Italy's President Sergio Mattarella sworn in for second term

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Italy's President Sergio Mattarella sworn in for second term
President Sergio Mattarella at the Quirinale palace following his swearing-in ceremony in Rome on February 3rd, 2022. Photo: GUGLIELMO MANGIAPANE / POOL / AFP

Italy's President Sergio Mattarella was sworn in on Thursday for a new seven-year term after being re-elected on Saturday.


"This is a fresh, unexpected call for a commitment which I cannot - and will not - back away from," the 80-year-old said, stressing the challenges Italy faces in the wake of the coronavirus pandemic.

His inauguration in parliament was marked by wild bursts of applause from lawmakers, who re-elected him by a large majority in the eighth round of voting after parties failed to agree on any other candidate.

The only other serious contender for the job - Prime Minister Mario Draghi - was needed at the head of government to keep Rome on track with major reforms to the tax and justice systems and public sector.

Mattarella said he stepped up to end the "profound political uncertainty and tensions" which could have "jeopardised... the prospects for relaunching" the Italian economy.

PROFILE: President Mattarella, the reluctant hero in Italy’s crisis

These have been "troubled times for everyone, including me," he told the lower Chamber of Deputies, which was decked out in red drapes and 21 vast Italian flags.

The cannons on the Gianicolo hill overlooking Rome fired a 21-gun salute and the bronze bell at the lower house rang out as Mattarella took the oath.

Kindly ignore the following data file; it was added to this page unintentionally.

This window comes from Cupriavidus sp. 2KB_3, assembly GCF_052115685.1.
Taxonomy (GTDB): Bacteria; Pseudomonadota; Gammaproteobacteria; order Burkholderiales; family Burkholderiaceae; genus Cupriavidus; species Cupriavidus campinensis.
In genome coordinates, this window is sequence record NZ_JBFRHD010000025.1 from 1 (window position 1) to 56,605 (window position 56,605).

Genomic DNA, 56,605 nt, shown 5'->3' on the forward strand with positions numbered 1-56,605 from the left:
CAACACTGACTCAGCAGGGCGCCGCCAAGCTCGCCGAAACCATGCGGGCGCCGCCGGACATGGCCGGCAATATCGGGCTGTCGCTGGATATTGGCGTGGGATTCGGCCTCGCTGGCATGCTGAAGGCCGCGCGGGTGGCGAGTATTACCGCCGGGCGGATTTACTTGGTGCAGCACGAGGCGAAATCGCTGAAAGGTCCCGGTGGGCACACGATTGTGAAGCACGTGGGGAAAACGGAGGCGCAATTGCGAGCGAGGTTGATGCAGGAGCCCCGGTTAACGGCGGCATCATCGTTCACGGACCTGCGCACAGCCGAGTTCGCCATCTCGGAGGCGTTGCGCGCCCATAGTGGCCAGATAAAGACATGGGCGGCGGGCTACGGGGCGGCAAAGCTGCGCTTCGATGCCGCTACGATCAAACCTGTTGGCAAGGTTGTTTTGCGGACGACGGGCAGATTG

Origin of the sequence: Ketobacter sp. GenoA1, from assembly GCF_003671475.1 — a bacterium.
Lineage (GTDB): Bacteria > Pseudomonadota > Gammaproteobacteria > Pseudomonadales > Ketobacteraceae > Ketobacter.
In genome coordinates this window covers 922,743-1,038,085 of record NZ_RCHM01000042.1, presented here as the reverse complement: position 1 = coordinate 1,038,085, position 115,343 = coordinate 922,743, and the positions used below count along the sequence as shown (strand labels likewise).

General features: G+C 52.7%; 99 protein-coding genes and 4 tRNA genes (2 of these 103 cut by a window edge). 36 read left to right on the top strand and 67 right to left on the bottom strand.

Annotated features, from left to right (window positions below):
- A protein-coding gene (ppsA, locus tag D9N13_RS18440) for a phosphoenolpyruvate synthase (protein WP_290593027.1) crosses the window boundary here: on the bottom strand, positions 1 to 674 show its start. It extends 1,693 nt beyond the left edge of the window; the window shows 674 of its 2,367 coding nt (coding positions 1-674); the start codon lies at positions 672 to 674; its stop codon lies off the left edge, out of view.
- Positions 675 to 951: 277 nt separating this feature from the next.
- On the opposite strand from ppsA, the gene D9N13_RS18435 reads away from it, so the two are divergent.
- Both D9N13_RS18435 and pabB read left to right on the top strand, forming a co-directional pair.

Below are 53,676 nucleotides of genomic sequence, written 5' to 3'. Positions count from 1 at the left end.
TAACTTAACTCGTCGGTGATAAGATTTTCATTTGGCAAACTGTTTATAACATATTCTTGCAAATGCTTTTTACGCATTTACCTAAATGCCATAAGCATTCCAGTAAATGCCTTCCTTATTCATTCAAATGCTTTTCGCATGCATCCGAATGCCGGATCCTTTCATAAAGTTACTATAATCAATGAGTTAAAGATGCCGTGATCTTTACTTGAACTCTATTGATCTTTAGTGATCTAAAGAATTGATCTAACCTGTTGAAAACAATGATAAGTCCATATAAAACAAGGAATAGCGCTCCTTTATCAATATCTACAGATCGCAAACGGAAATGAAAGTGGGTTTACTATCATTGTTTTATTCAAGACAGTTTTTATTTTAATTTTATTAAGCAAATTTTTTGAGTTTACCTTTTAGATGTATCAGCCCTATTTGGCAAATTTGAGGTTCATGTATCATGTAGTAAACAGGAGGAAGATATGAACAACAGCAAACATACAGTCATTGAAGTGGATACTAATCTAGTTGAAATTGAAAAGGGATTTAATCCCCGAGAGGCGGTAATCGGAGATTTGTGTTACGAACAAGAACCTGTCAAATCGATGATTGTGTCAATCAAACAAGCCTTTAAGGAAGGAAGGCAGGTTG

President Sergio Mattarella arrives at the Quirinale palace in his Lancia Flaminia 335 following his swearing-in ceremony. Photo: GUGLIELMO MANGIAPANE / POOL / AFP


In his speech, Mattarella sounded a warning note over geopolitical tensions, urging a "more just, more modern Italy" to be "intensely linked to the friendly peoples that surround us".

"We cannot accept that... the wind of confrontation is once again rising in a continent that has known the tragedies of the First and Second World Wars," he said in a nod to fears that Russia might invade Ukraine.

He called those present to increase efforts to rebuild Italy after the devastation of Covid-19, which hit the country hard and has killed over 147,000 people.

Mattarella's re-election on Saturday was hailed as having temporarily averted a political disaster but it also laid bare deep fractures within the ruling broad coalition government.

Draghi, brought in by Mattarella last year, has been racing to ensure Italy qualifies for funds from the EU's post-pandemic recovery scheme amounting to almost 200 billion euros ($225 billion).

The deadlock over the presidential candidate risked derailing those reforms, and fears remain that one or another of the parties in the coalition could pull out causing the government to implode.

The presidential post in Italy is largely a ceremonial job, but it plays a key role during a political crisis, and experts said Mattarella looked set to have his work cut out.


Comments (7)

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Anonymous 2022/02/08 17:49
He is a steady hand at the helm of Italian politics,
Anonymous 2022/02/08 11:21
He will be steady at the helm of Italian politics.
Anonymous 2022/02/08 11:17
He is a steady hand at the hrlm of Italian politics.
Anonymous 2022/02/08 11:10
Steady hand at the helm of Italian politics.
Anonymous 2022/02/08 11:09
He is steady gand to have at the helm of Italian politics.
Anonymous 2022/02/08 11:06
He is a steady hand at the helm of Italian politics.
Anonymous 2022/02/08 11:03
He is a steadybhand at the helm of Italian politics.

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